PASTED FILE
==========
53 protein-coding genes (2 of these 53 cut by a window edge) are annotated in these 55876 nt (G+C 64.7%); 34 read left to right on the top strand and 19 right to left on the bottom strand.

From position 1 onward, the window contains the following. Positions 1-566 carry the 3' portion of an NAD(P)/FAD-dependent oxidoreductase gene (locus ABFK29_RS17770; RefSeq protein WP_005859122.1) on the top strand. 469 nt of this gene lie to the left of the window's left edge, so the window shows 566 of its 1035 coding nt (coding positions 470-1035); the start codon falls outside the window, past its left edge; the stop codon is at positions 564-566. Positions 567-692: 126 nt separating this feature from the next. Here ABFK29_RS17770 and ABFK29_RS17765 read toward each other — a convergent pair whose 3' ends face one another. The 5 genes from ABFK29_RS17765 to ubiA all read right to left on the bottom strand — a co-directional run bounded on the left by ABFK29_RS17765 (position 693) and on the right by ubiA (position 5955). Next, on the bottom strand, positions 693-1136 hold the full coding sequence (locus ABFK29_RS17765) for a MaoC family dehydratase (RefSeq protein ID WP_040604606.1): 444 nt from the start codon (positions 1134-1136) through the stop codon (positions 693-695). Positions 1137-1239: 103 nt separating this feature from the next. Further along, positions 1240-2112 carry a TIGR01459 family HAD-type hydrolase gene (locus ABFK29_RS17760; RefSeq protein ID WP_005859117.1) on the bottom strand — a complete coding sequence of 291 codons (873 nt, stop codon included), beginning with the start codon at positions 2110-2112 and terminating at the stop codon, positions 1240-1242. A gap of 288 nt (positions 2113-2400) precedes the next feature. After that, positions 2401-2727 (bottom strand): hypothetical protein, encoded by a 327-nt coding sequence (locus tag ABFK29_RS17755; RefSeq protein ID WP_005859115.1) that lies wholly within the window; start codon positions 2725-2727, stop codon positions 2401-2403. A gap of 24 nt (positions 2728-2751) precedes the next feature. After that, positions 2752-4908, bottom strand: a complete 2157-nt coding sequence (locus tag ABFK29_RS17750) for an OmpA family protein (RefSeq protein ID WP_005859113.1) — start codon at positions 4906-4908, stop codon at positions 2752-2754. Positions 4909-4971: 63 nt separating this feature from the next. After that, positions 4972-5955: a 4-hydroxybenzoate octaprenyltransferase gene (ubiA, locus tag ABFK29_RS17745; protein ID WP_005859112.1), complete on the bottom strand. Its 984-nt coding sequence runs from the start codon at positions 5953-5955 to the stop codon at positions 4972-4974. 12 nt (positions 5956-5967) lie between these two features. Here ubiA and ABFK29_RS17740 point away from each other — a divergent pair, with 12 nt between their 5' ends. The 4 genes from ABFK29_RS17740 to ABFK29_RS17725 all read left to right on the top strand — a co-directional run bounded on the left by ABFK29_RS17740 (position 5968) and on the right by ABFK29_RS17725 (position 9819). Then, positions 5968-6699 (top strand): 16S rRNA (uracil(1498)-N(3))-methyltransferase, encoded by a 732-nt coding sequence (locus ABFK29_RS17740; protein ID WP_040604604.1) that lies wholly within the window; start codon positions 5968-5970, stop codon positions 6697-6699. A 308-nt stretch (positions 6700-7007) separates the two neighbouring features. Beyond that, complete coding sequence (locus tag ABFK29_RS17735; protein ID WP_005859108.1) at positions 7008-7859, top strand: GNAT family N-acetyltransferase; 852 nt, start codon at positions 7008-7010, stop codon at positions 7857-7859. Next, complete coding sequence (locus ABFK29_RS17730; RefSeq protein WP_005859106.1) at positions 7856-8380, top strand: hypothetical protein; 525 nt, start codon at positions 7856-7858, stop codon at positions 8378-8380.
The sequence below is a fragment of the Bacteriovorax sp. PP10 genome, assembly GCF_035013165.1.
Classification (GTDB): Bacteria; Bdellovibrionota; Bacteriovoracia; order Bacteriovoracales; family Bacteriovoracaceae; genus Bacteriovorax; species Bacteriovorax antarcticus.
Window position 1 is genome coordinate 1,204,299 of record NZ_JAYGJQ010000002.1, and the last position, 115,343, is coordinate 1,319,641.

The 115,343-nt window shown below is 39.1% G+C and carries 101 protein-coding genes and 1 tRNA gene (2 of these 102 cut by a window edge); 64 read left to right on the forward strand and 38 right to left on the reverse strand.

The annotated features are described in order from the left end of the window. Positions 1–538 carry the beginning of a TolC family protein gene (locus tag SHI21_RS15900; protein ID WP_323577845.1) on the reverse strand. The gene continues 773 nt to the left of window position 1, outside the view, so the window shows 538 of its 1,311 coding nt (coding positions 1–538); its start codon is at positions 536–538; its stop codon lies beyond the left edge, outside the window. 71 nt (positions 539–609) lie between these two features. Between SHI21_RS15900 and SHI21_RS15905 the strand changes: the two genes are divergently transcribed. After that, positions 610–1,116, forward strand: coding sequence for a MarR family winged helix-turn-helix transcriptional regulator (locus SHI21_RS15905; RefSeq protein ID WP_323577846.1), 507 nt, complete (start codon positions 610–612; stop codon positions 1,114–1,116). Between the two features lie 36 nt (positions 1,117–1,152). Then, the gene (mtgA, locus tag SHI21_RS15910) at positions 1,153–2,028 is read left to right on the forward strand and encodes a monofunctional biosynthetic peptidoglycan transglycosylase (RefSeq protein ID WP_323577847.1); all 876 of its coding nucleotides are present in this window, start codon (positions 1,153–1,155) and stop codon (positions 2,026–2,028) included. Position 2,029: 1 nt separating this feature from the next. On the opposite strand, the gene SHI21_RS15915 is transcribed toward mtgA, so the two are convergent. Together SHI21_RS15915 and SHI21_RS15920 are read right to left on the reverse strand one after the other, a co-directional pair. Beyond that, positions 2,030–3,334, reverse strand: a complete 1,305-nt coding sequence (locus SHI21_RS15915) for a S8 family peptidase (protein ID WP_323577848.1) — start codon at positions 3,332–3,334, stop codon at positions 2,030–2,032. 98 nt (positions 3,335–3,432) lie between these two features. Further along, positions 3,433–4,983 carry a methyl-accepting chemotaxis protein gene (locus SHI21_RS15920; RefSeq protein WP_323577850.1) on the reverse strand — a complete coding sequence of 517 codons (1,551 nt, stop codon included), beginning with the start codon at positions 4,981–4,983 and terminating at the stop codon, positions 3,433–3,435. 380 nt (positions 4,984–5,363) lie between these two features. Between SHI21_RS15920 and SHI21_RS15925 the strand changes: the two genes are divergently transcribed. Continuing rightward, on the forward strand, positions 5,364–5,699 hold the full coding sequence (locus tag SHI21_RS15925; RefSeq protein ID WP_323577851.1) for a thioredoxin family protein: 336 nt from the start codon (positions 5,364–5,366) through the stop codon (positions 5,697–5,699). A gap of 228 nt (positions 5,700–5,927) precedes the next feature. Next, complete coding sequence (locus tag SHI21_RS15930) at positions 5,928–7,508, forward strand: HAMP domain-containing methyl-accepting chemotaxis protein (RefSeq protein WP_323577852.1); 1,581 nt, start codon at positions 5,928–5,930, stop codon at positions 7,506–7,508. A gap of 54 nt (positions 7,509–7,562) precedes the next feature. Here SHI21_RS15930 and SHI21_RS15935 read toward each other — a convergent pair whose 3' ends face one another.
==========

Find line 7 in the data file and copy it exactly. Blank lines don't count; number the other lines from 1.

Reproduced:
The annotated features are described in order from the left end of the window. Positions 1–538 carry the beginning of a TolC family protein gene (locus tag SHI21_RS15900; protein ID WP_323577845.1) on the reverse strand. The gene continues 773 nt to the left of window position 1, outside the view, so the window shows 538 of its 1,311 coding nt (coding positions 1–538); its start codon is at positions 536–538; its stop codon lies beyond the left edge, outside the window. 71 nt (positions 539–609) lie between these two features. Between SHI21_RS15900 and SHI21_RS15905 the strand changes: the two genes are divergently transcribed. After that, positions 610–1,116, forward strand: coding sequence for a MarR family winged helix-turn-helix transcriptional regulator (locus SHI21_RS15905; RefSeq protein ID WP_323577846.1), 507 nt, complete (start codon positions 610–612; stop codon positions 1,114–1,116). Between the two features lie 36 nt (positions 1,117–1,152). Then, the gene (mtgA, locus tag SHI21_RS15910) at positions 1,153–2,028 is read left to right on the forward strand and encodes a monofunctional biosynthetic peptidoglycan transglycosylase (RefSeq protein ID WP_323577847.1); all 876 of its coding nucleotides are present in this window, start codon (positions 1,153–1,155) and stop codon (positions 2,026–2,028) included. Position 2,029: 1 nt separating this feature from the next. On the opposite strand, the gene SHI21_RS15915 is transcribed toward mtgA, so the two are convergent. Together SHI21_RS15915 and SHI21_RS15920 are read right to left on the reverse strand one after the other, a co-directional pair. Beyond that, positions 2,030–3,334, reverse strand: a complete 1,305-nt coding sequence (locus SHI21_RS15915) for a S8 family peptidase (protein ID WP_323577848.1) — start codon at positions 3,332–3,334, stop codon at positions 2,030–2,032. 98 nt (positions 3,335–3,432) lie between these two features. Further along, positions 3,433–4,983 carry a methyl-accepting chemotaxis protein gene (locus SHI21_RS15920; RefSeq protein WP_323577850.1) on the reverse strand — a complete coding sequence of 517 codons (1,551 nt, stop codon included), beginning with the start codon at positions 4,981–4,983 and terminating at the stop codon, positions 3,433–3,435. 380 nt (positions 4,984–5,363) lie between these two features. Between SHI21_RS15920 and SHI21_RS15925 the strand changes: the two genes are divergently transcribed. Continuing rightward, on the forward strand, positions 5,364–5,699 hold the full coding sequence (locus tag SHI21_RS15925; RefSeq protein ID WP_323577851.1) for a thioredoxin family protein: 336 nt from the start codon (positions 5,364–5,366) through the stop codon (positions 5,697–5,699). A gap of 228 nt (positions 5,700–5,927) precedes the next feature. Next, complete coding sequence (locus tag SHI21_RS15930) at positions 5,928–7,508, forward strand: HAMP domain-containing methyl-accepting chemotaxis protein (RefSeq protein WP_323577852.1); 1,581 nt, start codon at positions 5,928–5,930, stop codon at positions 7,506–7,508. A gap of 54 nt (positions 7,509–7,562) precedes the next feature. Here SHI21_RS15930 and SHI21_RS15935 read toward each other — a convergent pair whose 3' ends face one another.